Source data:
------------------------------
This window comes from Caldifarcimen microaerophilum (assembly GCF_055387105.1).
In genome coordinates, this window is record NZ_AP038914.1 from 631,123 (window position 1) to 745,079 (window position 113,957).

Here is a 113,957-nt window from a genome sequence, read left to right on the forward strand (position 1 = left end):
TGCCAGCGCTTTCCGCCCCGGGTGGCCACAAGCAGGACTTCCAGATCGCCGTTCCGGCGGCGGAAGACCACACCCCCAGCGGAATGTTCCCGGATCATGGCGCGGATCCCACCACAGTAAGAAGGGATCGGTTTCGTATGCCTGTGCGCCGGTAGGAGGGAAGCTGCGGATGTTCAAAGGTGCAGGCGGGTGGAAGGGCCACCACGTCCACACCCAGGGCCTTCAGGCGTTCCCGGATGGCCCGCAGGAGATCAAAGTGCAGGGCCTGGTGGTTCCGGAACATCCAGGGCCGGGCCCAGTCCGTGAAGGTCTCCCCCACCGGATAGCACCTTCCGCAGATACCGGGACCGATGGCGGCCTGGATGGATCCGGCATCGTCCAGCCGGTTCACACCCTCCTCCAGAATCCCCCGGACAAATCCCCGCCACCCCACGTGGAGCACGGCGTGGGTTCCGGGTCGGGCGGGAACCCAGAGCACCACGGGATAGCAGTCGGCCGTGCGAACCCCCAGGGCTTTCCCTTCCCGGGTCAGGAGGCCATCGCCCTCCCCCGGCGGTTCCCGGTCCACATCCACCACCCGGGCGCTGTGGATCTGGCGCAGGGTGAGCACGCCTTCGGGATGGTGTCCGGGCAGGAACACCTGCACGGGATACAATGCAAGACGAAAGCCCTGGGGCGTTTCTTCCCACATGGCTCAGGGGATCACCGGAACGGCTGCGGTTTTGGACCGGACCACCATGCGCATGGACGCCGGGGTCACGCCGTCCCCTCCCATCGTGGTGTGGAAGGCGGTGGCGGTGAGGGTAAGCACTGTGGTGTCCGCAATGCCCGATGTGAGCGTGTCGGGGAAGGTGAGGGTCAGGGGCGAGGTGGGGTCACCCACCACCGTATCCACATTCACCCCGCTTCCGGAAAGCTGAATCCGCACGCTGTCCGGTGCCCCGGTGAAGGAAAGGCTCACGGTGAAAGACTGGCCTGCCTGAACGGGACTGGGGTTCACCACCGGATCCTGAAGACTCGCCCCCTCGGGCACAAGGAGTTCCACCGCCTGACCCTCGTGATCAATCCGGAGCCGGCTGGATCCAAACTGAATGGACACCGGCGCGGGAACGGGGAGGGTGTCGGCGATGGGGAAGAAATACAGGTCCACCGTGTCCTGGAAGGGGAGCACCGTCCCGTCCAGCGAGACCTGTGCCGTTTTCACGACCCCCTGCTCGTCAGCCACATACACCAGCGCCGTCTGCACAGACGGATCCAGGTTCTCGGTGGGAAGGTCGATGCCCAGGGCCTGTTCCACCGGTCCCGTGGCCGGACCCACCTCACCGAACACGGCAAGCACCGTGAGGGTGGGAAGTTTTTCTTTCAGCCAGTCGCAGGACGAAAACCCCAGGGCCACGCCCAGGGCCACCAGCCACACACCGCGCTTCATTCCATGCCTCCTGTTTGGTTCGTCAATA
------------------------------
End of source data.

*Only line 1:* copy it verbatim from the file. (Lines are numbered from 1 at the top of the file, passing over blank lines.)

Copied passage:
This window comes from Caldifarcimen microaerophilum (assembly GCF_055387105.1).